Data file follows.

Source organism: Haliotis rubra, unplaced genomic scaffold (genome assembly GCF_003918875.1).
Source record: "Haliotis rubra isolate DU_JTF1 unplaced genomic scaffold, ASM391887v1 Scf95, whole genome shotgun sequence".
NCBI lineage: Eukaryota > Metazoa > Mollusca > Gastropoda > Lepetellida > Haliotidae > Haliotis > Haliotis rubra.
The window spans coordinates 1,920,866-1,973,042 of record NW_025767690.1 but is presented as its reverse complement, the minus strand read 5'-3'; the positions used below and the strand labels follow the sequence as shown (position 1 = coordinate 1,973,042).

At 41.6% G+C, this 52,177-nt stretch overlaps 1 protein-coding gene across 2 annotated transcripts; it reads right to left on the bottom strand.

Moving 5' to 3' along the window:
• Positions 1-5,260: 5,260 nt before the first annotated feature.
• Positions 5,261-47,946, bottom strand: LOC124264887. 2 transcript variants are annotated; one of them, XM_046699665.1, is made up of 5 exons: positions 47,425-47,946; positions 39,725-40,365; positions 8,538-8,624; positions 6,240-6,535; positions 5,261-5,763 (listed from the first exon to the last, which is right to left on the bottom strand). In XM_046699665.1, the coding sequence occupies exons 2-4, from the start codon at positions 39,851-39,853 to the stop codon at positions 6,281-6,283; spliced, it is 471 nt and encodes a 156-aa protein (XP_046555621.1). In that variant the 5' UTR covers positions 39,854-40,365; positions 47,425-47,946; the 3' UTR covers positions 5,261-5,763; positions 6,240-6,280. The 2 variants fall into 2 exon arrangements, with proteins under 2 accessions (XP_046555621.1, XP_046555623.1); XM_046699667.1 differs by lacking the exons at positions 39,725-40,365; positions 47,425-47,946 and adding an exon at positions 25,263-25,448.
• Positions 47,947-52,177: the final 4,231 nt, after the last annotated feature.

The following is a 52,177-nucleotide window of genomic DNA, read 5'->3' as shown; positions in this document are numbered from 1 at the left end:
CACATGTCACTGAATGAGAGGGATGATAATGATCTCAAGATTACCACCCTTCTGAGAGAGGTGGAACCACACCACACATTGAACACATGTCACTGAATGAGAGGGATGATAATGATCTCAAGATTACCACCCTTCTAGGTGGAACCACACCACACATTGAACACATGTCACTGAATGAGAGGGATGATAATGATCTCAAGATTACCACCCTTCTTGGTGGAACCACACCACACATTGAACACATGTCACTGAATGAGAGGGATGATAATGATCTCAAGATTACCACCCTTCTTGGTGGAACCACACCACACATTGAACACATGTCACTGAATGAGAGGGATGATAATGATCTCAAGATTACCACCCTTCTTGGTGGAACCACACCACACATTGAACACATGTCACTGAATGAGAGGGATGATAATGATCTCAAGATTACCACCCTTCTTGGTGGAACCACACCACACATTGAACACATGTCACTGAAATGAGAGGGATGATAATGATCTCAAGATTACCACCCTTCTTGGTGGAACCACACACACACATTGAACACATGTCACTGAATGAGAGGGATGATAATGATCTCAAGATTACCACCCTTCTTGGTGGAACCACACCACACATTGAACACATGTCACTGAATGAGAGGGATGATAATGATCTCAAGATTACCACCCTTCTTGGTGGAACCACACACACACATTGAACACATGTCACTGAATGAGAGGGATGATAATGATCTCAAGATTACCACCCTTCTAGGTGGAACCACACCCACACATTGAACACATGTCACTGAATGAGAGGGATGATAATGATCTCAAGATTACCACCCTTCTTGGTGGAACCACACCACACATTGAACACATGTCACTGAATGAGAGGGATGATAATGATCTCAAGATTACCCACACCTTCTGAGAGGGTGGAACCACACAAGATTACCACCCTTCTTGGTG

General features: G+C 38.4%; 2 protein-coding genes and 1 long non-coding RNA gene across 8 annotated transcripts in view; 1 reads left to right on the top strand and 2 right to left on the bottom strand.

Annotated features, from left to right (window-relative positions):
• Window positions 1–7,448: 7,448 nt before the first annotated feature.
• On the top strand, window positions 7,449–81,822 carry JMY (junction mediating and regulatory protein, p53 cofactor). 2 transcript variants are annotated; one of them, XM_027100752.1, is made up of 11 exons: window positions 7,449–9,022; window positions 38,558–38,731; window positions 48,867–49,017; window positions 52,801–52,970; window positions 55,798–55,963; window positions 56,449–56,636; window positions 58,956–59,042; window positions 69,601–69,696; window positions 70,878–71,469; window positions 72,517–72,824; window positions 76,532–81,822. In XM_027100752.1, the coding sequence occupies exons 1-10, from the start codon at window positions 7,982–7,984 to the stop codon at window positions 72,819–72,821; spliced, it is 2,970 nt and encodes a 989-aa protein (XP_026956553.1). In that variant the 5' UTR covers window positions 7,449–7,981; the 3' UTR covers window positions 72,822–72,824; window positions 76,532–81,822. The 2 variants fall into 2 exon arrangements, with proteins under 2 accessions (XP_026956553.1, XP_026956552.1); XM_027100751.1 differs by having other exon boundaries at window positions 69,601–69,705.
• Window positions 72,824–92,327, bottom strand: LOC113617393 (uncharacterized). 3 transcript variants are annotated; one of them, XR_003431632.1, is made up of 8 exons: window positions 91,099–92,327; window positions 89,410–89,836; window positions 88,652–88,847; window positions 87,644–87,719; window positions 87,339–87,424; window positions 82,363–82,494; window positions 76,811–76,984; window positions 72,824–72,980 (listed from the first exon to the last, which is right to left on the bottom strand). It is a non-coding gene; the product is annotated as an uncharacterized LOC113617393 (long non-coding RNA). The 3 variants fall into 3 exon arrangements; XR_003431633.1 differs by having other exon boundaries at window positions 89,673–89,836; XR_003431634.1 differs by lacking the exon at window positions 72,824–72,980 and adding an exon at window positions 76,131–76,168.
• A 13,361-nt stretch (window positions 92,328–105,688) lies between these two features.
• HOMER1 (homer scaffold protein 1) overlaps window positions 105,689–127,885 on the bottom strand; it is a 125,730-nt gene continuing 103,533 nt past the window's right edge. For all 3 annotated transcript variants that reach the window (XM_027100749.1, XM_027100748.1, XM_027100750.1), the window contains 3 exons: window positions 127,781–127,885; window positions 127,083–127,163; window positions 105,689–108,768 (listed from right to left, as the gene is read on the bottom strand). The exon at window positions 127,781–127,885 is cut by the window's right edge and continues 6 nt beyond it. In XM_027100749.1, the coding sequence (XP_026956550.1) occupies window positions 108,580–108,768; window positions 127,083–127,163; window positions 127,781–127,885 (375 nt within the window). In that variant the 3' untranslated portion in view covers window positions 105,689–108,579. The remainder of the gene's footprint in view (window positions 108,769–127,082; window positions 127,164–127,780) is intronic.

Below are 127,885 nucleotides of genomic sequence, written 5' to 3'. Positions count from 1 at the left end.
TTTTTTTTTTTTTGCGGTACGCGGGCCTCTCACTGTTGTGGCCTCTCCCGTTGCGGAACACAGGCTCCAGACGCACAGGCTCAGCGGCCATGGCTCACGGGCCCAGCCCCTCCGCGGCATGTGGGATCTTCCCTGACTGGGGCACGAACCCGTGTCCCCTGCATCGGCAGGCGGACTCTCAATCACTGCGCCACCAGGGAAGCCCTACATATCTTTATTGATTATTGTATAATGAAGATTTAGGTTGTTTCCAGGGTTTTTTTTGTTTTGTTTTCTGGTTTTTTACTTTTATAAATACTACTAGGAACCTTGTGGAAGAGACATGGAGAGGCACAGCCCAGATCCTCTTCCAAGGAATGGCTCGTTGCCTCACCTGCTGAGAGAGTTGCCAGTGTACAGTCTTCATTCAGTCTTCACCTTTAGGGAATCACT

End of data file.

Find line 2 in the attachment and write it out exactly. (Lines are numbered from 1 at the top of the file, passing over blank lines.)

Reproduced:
Source record: "Haliotis rubra isolate DU_JTF1 unplaced genomic scaffold, ASM391887v1 Scf95, whole genome shotgun sequence".